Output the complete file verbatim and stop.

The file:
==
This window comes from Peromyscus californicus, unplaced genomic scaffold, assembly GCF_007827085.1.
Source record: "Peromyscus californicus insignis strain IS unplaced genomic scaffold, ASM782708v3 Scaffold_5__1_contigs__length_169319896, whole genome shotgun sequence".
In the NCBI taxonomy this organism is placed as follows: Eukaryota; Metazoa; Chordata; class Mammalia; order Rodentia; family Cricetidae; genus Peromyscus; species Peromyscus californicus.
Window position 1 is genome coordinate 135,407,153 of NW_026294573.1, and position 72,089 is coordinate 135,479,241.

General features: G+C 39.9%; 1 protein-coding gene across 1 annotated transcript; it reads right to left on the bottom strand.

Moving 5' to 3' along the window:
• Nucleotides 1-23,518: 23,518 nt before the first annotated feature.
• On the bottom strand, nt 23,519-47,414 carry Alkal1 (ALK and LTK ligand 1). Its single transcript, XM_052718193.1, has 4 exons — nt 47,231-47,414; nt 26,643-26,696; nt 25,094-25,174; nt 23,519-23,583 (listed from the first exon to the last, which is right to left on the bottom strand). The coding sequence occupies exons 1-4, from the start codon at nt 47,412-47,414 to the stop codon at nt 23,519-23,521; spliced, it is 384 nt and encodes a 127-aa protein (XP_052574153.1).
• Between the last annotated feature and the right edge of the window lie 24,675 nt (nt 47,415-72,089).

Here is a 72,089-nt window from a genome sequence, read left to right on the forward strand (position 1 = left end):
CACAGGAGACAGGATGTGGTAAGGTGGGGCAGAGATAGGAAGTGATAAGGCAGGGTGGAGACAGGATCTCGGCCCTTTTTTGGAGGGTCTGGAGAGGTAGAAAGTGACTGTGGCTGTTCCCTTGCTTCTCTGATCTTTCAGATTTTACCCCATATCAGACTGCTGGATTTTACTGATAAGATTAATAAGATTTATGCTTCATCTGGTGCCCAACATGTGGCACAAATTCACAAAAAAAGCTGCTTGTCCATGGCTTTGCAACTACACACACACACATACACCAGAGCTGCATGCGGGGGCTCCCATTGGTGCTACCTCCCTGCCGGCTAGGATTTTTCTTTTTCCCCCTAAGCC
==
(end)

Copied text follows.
This window comes from Peromyscus californicus, unplaced genomic scaffold, assembly GCF_007827085.1.
Source record: "Peromyscus californicus insignis strain IS unplaced genomic scaffold, ASM782708v3 Scaffold_5__1_contigs__length_169319896, whole genome shotgun sequence".
In the NCBI taxonomy this organism is placed as follows: Eukaryota; Metazoa; Chordata; class Mammalia; order Rodentia; family Cricetidae; genus Peromyscus; species Peromyscus californicus.
Window position 1 is genome coordinate 135,407,153 of NW_026294573.1, and position 72,089 is coordinate 135,479,241.

General features: G+C 39.9%; 1 protein-coding gene across 1 annotated transcript; it reads right to left on the bottom strand.

Moving 5' to 3' along the window:
• Nucleotides 1-23,518: 23,518 nt before the first annotated feature.
• On the bottom strand, nt 23,519-47,414 carry Alkal1 (ALK and LTK ligand 1). Its single transcript, XM_052718193.1, has 4 exons — nt 47,231-47,414; nt 26,643-26,696; nt 25,094-25,174; nt 23,519-23,583 (listed from the first exon to the last, which is right to left on the bottom strand). The coding sequence occupies exons 1-4, from the start codon at nt 47,412-47,414 to the stop codon at nt 23,519-23,521; spliced, it is 384 nt and encodes a 127-aa protein (XP_052574153.1).
• Between the last annotated feature and the right edge of the window lie 24,675 nt (nt 47,415-72,089).

Here is a 72,089-nt window from a genome sequence, read left to right on the forward strand (position 1 = left end):
CACAGGAGACAGGATGTGGTAAGGTGGGGCAGAGATAGGAAGTGATAAGGCAGGGTGGAGACAGGATCTCGGCCCTTTTTTGGAGGGTCTGGAGAGGTAGAAAGTGACTGTGGCTGTTCCCTTGCTTCTCTGATCTTTCAGATTTTACCCCATATCAGACTGCTGGATTTTACTGATAAGATTAATAAGATTTATGCTTCATCTGGTGCCCAACATGTGGCACAAATTCACAAAAAAAGCTGCTTGTCCATGGCTTTGCAACTACACACACACACATACACCAGAGCTGCATGCGGGGGCTCCCATTGGTGCTACCTCCCTGCCGGCTAGGATTTTTCTTTTTCCCCCTAAGCC